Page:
Growing up in Massachusetts, gay marriage was legalized and done with by the time I reached high school. Eight years later, I continually wonder how these debates over marriage equality persist – and how liberty and justice for all keeps losing at polling places nationwide.
Yet, in a way I find the strength of those opposing marriage equality wonderful. Their numbers signal something positive for the equality community. The intense focus on marriage rights, the millions (billions at some point?) spent on negative advertising, the persistent need of religious leaders to denounce marriage equality as often as the media permits really signals victory for LGBTQ and ally advocates.
We won acceptance.
Ten years ago, marriage equality advocates targeted homosexuality itself – it was a disease, it was a sin, it was abnormal. Catholic bishops confidently employed the language of “intrinsically disordered” as the reason against gay marriage. At varying levels in religious communities and amongst those opposing gay rights, the “gays” themselves warranted rejection generally, not necessarily just in marriage.
No doubt, these tactics still find a home in the debate over marriage equality today. No doubt, radicalized pastors call for gay concentration camps or camps to “cure” your teen. No doubt, numerous Catholic bishops and conservative factions in Christianity talk of sins a “homosexual lifestyle” brings out, without basis in Scripture or in science. Most important though, the popular salience of tactics like these wallows each day.
Now messaging from anti-equality campaigns focuses on the harm done to children with two moms or two dads rooted in junk science and the created narrative about “traditional marriage as its always been” (conveniently forgetting the polygamous, economically-driven, or otherwise varied forms marriage has taken across the world throughout history).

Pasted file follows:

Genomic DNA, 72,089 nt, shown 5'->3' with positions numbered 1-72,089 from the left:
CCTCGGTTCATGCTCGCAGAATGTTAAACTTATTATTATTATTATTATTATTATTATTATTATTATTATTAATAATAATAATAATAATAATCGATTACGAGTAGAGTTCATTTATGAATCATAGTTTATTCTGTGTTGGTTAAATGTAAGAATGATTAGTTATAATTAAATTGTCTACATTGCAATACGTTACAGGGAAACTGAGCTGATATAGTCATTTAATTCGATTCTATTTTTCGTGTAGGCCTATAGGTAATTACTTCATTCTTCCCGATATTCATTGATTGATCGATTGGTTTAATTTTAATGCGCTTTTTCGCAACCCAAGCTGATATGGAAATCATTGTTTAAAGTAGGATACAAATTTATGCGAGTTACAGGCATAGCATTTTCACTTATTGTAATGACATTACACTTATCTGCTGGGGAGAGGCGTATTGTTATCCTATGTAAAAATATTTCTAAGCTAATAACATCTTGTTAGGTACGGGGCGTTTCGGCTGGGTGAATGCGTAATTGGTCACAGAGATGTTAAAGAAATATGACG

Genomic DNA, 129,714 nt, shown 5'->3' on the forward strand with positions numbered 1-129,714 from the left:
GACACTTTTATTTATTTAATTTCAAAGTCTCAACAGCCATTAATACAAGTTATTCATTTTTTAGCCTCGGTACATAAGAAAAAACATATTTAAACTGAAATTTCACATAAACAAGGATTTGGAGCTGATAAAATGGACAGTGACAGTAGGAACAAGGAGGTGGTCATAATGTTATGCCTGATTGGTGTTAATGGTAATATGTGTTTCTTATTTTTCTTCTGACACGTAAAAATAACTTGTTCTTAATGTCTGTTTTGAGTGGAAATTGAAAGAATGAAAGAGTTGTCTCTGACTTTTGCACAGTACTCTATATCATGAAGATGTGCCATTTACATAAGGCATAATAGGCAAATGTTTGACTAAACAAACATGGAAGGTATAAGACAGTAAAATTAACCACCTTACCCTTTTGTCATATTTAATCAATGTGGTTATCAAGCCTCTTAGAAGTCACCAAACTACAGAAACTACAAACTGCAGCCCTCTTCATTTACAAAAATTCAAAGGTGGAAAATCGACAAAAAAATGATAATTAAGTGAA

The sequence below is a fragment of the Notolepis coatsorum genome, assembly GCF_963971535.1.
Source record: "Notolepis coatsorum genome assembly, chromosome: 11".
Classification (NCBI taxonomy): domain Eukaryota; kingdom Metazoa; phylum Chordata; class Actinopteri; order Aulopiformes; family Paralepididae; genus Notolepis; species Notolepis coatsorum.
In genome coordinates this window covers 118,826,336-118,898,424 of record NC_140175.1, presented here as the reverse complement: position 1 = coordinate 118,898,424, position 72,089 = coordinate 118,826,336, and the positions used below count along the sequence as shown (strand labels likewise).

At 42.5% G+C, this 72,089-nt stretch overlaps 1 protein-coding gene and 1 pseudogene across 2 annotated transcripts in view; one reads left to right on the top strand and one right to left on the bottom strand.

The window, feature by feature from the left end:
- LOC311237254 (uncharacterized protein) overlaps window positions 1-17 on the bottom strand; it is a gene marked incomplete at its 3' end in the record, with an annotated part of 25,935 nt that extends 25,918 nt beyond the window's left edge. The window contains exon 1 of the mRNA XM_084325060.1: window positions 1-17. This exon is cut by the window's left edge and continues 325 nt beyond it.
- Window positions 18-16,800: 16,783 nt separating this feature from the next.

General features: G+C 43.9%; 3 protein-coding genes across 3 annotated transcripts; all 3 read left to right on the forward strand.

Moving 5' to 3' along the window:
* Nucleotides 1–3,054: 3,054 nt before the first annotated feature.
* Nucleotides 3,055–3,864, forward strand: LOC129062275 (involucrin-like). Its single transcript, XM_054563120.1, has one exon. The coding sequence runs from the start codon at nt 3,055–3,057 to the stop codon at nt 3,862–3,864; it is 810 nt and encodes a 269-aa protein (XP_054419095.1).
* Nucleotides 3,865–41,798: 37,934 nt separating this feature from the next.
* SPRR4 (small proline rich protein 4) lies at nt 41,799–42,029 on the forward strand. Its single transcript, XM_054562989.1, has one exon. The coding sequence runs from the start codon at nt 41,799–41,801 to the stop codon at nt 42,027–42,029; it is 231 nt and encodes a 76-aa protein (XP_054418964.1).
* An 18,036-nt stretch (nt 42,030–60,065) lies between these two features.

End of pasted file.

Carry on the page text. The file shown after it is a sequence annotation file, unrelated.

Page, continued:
The hope I speak of ultimately is this: anti-equality advocates cannot attack homosexuality itself anymore.
They recognize the battle over homosexuality as sinful or disordered is lost in the American collective conscience and there will be no regression. They retreat to the smaller field of gay marriage, seeking to stem the tide of gay rights in the smaller ways they can. Precisely due to the huge defeat over acceptance of homosexuality, the stakes for them become so grandiose in the marriage equality debate.
Marriage equality opponents will continue spending massive time and treasure on anti-equality campaigns when ballot initiatives emerge as a final hope that their hateful pronouncements, already rejected once, maintain a semblance of credibility.
For those of us struggling in this new civil rights endeavor, as discouraging as the loses and continued narrow-mindedness can be on marriage equality, we must keep present the hope that the tremendous victory of accepting sexual orientations in their diversity already exists in America.
If this were not the case, the anti-equality groups would not be pressing so hard.